World Bulletin / News Desk
Somali lawmakers, fearing for their lives following the assassination of two colleagues in capital Mogadishu, are urging the government to provide them with protection.
"It is proving to be difficult to conduct parliament business as some MPs have raised concern that, unless their security is assured, they can no longer move from one point of the city to another," Omar Dalha, who heads parliament's foreign affairs committee, told Anadolu Agency in a phone interview.
"MPs feel security agents are not offering enough protection to them. I think it is time our government acts fast on that before we see more killings of our colleagues," he said.
Abdel-Aziz Isaak, a Somali lawmaker, died Tuesday morning when unidentified gunmen opened fire on him as he left his home in Mogadishu.
The shooting came less than 24 hours after MP Isak Mohamed Rino was killed by an explosive charge planted in his car.
Dalha, who is also a former parliament deputy speaker, said lawmakers, unlike cabinet ministers, were not provided with bodyguards.
Legislator Abdullahi Ahmed Onko, who also spoke to AA by phone, accused Somalia's National Intelligence and Security Agency (NISA) of failing to protect the capital and government officials.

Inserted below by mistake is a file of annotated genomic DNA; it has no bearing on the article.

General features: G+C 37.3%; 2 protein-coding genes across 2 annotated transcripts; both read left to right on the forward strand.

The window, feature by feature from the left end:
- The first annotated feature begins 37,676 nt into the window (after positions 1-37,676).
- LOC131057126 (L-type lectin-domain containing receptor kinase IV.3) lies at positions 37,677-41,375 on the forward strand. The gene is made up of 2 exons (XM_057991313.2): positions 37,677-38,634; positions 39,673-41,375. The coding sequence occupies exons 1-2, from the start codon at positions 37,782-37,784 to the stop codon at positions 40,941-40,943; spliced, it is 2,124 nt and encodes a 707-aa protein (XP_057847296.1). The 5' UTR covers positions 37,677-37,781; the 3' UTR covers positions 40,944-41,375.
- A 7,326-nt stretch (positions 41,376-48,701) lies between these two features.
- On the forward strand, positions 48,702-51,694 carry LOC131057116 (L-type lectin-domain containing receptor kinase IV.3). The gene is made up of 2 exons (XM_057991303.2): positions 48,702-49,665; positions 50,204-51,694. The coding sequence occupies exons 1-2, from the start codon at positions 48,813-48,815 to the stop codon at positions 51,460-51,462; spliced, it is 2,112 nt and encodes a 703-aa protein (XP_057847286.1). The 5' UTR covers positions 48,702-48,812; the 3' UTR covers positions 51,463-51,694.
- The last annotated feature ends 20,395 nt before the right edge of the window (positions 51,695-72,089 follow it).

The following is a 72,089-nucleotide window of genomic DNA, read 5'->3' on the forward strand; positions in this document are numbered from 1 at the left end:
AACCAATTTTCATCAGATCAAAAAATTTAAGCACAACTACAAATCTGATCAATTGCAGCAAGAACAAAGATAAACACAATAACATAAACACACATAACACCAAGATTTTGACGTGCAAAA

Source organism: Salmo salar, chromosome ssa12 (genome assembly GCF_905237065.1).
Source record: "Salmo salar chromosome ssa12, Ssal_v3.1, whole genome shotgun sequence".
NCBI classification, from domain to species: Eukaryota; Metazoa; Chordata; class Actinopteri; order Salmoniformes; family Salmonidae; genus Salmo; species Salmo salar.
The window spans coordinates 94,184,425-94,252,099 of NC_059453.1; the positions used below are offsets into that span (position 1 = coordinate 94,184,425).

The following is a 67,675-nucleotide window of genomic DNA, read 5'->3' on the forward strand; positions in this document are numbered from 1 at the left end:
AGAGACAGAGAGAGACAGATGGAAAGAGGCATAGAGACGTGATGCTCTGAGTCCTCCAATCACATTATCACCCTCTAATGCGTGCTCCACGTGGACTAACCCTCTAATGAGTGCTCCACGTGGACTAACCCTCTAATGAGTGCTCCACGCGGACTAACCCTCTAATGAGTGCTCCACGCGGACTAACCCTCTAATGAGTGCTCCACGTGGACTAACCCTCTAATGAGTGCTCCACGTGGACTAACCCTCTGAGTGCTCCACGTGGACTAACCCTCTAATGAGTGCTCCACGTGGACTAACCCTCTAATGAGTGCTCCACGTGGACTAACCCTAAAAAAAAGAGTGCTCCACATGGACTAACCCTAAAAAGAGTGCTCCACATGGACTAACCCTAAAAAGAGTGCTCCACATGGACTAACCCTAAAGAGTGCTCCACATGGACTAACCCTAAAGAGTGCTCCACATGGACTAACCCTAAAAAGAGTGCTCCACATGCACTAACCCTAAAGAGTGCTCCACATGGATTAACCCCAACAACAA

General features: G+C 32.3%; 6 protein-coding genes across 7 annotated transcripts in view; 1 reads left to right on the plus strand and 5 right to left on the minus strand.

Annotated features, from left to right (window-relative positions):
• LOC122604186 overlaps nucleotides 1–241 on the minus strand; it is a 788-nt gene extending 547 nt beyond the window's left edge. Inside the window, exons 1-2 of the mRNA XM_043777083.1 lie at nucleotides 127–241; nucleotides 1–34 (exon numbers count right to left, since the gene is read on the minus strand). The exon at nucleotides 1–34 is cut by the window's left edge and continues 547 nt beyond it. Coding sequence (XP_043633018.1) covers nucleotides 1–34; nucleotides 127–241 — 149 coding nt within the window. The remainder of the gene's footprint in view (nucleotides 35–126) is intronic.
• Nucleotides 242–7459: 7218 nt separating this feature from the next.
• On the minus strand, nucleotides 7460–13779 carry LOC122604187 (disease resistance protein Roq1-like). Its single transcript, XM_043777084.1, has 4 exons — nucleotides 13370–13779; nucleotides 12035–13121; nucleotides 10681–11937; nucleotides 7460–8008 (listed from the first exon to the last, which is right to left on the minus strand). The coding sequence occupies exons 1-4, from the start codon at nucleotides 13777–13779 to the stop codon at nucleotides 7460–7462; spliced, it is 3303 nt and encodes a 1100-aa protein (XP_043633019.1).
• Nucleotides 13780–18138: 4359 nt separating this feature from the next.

"Unfortunately, it looks like NISA does not realize that circumstances of security conditions lay before them," he said.
"NISA is required to present credible information regarding the security condition in areas where legislators reside," the lawmaker added.
Somali parliamentarians are scheduled to debate the deteriorating security situation – including recent attacks on MPs and government officials – on Thursday.
Somali Premier Abdiweli Sheikh has vowed to bring those responsible for the murder of the two MPs to justice.
The militant Al-Shabaab group has claimed responsibility for the two assassinations and has vowed to continue targeting government officials and lawmakers.
Al-Shabaab was pushed out of Mogadishu in 2011 – and later from other urban strongholds – by a joint force of African Union troops and Somalia's national army.
But the group continues to carry out attacks in the troubled Horn of Africa country, which has remained in the grip of on-again, off-again violence since the outbreak of civil war in 1991.Last Mod: 24 Nisan 2014, 11:00